GI cancer

High rates of colorectal cancer in under 50s show need to lower screening age


Growing evidence for an increasing incidence of colorectal cancer in young people supports calls to lower the age of FOBT screening from 50 years to 45 years.

A Gold Coast study, published in the ANZ Journal of Surgery, reviewed 557 patients under the age of 50 years who received a colonoscopy during the five years 2013 to 2017.

Patients were referred mostly for PR bleeding (35.5%) or other GI symptoms (18.5%). A further 15.3% were scoped as part of high-risk surveillance.

The study found 21.5% of colonoscopies identified pathology – 1.9% had malignancy, 14.4% had tubular adenoma, 2.7% had tubulovillous adenoma and 5.7% had sessile serrated adenoma.

Of the patients diagnosed with colorectal cancer, all were symptomatic and had stage 3 (36.4%) or stage 4 (45.5%) disease. One patient was diagnosed with hereditary non-polyposis colorectal cancer.

The study, led by colorectal surgeon Dr Michael von Papen, said their findings suggested that red flag symptoms, such as PR bleeding, should not be ignored.

“In young patients some have advocated for a flexible sigmoidoscopy in the investigation of PR bleeding. It is argued that in young patients with no other risk factor, there is a low risk of proximal cancer, hence flexible sigmoidoscopy will have a low risk of missing significant lesions. It also offers a quicker and safer procedure that does not require complete bowel preparation.”

“However, in our study 36.4% of cancers were right sided. This is consistent with findings by Koh et al. and reinforces the importance of complete investigation with colonoscopy rather than flexible sigmoidoscopy.”

“All patients with symptoms or strong indication should be referred for specialist assessment for colonoscopy.”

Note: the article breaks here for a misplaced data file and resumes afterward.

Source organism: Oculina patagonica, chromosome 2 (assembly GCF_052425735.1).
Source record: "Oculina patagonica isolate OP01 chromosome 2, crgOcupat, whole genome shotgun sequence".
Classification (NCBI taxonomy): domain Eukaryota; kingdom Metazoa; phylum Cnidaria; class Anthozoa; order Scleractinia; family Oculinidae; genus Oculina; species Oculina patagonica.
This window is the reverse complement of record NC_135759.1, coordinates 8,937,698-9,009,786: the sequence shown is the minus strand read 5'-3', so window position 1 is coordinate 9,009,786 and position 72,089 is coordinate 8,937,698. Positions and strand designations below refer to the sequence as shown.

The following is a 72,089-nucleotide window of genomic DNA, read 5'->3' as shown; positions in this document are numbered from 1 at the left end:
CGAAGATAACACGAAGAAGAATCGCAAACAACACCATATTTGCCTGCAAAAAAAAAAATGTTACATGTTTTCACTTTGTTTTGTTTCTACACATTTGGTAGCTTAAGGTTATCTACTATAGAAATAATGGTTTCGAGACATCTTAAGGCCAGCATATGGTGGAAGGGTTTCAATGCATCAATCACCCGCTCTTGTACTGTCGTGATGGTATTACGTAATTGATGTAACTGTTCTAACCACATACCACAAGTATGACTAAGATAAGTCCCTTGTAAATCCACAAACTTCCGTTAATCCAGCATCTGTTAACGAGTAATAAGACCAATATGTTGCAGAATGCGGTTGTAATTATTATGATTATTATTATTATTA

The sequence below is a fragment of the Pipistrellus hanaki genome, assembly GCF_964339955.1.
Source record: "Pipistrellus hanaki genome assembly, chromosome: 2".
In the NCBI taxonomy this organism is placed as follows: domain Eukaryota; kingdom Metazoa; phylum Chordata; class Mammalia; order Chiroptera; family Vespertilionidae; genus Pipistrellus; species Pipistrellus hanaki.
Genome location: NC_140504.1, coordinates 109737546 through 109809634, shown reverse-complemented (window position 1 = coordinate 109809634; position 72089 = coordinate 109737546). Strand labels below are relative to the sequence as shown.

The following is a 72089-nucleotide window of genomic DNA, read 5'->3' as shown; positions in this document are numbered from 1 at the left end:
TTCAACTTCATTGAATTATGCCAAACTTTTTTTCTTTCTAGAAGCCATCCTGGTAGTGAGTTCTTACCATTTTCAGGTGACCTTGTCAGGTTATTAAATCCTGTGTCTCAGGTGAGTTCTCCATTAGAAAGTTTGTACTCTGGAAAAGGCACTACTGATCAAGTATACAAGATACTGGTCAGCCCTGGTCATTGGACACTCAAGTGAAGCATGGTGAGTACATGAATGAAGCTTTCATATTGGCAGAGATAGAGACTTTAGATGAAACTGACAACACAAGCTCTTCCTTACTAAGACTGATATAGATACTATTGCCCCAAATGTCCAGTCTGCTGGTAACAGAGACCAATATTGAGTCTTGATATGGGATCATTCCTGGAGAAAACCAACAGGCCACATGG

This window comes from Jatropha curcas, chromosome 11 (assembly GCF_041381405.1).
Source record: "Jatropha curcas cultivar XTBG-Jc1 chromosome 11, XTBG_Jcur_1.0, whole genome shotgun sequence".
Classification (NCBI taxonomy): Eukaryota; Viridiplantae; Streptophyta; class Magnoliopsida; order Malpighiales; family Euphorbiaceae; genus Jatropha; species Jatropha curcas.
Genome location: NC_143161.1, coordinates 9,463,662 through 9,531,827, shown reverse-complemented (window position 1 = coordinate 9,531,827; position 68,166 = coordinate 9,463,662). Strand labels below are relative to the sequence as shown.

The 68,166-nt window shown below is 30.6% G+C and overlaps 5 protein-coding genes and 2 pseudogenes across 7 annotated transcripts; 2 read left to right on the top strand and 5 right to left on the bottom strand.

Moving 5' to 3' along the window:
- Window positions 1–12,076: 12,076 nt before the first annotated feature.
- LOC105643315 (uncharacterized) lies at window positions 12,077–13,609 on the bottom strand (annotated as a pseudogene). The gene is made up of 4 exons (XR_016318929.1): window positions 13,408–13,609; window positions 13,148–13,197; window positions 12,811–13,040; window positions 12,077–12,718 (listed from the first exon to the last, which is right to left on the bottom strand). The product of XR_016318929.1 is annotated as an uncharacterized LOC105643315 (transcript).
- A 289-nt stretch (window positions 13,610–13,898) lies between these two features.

They said their findings also contribute to the evidence for lowering the NBCSP screening age for CRC.

“Concerningly, patients in our study diagnosed with CRC had high stage disease at diagnosis,” they said.

“Delays in diagnosis could be due to a lack of available screening in younger populations and could be seen to support lowering of the screening age, or due to delays in proceeding to colonoscopy due to an impression that diagnosis is unlikely.”

The American Cancer Society lowered the age to begin average-risk screening from 50 to 45 years in its 2018 update of CRC screening guidelines.

Colorectal surgeon and Bowel Cancer Australia director Associate Professor Graham Newstead told the limbic that 1 in 10 new cases now occur in Australians under 50.

“A lower start-age for bowel cancer screening could be part of the solution, together with ways to reduce risk through diet and lifestyle changes, as well as improved symptom awareness among both patients and GPs.”

“It may be ambitious, but we should be able to increase screening participation rates for people over 50 and also begin to screen those aged 45-49.”

Gastroenterologist Dr Cameron Bell, a contributor to Clinical practice guidelines for the prevention, early detection and management of colorectal cancer, told the limbic that symptoms, especially PR bleeding and abdominal pain in younger people should not be dismissed as “just haemorrhoids”.

However lowering the screening age below 50 years was unjustifiable, he said.

Instead there should be more focus on improving NBCSP participation rates in 50-74 year olds which remain at a low 42%.

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